Some software require each computer to have an unique name in the network.

After cloning from an identical ghost image for each computer, each of the 100+ computers will have the same name. As a result, I have to (for each of the computers):

  1. Change the computer name
  2. Install the software manually
  3. Install some other software and configured manually

This takes an enormous amount of time.
Do you know if there are any ways to clone computer with unique names / make this process faster?

Platform: Windows XP
Preferred cloning software: Ghost

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    Are you saying that you've got 100+ computers with the same name? If so, how did you accomplish that? – joeqwerty May 26 '11 at 2:08
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    @joeqwerty: I used to install ghost image to 100+ computers. Without any configuration, the computer will have the same computer name. – Seubei May 26 '11 at 4:16

I strongly recommend that you familiarise yourself with WDS - Windows Deployment Services.

You can do something as simple as deploy a fresh, blank Windows image to every computer on your network, or you can build your own custom image (this is what you want).

In a nutshell:

  1. Build an image the way you want it to be
  2. Perform a "sysprep" function on it
  3. Load the image into WDS
  4. Boot each computer off the LAN (that's what that little-used PXE boot under the Boot Options is for) and install your custom image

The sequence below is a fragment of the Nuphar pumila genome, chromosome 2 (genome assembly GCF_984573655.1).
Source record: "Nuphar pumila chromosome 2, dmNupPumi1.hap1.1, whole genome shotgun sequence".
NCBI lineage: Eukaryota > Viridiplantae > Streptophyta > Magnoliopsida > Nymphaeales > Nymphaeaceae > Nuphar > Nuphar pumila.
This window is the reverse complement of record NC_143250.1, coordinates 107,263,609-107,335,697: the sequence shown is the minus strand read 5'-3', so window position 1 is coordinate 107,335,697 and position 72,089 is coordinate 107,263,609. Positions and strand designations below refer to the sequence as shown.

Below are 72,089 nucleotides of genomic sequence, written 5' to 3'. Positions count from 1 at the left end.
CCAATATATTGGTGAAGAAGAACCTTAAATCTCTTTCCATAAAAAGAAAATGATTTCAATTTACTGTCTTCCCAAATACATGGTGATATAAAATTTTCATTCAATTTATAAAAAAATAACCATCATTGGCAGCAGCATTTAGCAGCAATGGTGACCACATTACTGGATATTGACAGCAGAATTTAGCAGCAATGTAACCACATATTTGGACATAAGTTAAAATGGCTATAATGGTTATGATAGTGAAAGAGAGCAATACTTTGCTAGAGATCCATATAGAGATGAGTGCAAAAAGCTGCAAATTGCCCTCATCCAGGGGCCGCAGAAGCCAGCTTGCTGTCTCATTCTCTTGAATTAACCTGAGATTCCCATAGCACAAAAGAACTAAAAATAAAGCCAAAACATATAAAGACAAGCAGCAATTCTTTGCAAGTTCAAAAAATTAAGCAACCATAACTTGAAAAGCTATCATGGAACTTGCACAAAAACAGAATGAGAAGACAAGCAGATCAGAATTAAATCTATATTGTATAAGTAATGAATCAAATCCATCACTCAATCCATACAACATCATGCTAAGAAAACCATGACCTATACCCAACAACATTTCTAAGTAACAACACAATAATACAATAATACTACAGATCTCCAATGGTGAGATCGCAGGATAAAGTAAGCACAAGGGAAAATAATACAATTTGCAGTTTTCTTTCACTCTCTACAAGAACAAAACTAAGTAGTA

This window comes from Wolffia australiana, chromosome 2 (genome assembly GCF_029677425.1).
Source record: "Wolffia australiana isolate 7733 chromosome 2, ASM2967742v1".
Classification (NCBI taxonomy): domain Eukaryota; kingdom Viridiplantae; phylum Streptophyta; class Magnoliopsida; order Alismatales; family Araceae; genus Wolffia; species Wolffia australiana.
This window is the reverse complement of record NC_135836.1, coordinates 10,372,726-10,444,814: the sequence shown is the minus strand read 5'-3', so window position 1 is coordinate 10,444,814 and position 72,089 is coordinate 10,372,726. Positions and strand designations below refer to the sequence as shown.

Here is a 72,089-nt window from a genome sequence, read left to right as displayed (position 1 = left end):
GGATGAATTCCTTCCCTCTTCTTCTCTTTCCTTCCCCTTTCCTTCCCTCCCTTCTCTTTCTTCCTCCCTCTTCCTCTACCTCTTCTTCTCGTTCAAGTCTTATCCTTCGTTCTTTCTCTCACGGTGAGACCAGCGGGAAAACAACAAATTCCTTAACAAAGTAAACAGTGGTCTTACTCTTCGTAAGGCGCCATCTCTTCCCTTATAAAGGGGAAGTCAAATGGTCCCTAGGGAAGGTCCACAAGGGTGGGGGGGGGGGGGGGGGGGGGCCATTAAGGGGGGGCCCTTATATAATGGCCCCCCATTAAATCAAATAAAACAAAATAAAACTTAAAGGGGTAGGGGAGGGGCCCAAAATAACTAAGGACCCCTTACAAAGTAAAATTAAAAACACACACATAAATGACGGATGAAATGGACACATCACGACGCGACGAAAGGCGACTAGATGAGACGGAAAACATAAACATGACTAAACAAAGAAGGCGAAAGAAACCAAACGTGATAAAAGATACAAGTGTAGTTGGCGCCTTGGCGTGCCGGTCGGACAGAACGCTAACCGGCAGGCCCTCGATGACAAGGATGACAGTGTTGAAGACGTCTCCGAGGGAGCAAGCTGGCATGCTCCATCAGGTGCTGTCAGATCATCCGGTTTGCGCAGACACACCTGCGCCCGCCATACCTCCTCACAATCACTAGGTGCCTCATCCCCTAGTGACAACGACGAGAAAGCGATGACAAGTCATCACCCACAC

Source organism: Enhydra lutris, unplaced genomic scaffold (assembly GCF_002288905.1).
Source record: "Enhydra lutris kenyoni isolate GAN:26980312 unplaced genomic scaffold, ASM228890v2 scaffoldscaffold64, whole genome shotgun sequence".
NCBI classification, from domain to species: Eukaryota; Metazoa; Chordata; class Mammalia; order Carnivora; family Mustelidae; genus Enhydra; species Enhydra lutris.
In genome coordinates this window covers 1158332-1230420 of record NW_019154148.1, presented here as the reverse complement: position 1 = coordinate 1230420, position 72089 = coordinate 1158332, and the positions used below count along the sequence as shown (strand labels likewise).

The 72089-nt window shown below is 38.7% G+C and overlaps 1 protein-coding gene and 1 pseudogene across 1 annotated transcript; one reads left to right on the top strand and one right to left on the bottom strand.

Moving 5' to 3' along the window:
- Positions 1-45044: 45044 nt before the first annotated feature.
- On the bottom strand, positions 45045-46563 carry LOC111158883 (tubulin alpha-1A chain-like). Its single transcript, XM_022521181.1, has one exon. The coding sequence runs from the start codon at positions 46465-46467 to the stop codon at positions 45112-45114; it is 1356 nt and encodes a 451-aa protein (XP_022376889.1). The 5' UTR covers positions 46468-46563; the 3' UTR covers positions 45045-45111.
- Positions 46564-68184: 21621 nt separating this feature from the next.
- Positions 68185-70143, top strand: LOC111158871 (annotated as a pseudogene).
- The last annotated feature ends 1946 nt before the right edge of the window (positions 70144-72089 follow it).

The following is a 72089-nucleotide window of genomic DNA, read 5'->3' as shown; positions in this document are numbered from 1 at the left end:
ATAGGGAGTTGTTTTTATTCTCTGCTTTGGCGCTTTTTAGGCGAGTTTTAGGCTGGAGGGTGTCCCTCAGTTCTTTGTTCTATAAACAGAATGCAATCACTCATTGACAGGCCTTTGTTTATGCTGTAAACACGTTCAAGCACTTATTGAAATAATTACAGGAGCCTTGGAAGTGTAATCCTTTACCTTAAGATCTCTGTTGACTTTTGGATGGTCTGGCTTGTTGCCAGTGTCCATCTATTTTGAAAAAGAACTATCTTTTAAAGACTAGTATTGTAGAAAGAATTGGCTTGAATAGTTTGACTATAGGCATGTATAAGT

5. Profit!

WDS allows you to specify a naming scheme for every image it installs, and you can set up all of the different images you want, and even let people choose their own (we do this here for testing PCs, the developers/testers just boot off the network and choose a different image to install when they want to make a major change to their testing machine).

The best part - if you have Windows Server licenses, this is all included.

If you have more than 10 PCs in your network, I strongly suggest learning about it, as it's a huge time saver.

  • Great response, Mark. I couldn't imagine trying to setup that many computers without following the steps you listed. Lets hope Seubei takes your advice! – Chadddada May 26 '11 at 3:10
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    +1 "it's a huge time saver" -> Understatement of the Day™ Award – Chris S May 26 '11 at 3:45
  • @Mark Henderson: I am happy to hear your suggestion! I have understand that Sysprep would ease my effort. Unluckily I do not have Windows Server 2008 R2. Can I still run sysprep in Windows XP and use ghost to clone the image? – Seubei May 26 '11 at 4:27
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    @Seubei - WDS is present on Server 2008 and Server 2003 as well (although the 2003 version is different). Yes, you can do the sysprep step right before you clone the machine. From memory you want to do /generalize and then make the ghost image before it boots up again, but I could be wrong. Although, if you've already ghosted the 100 machines, may I suggest you just run the sysprep on the 100 machines, rather than re-imaging them, as it has the same effect. – Mark Henderson May 26 '11 at 4:39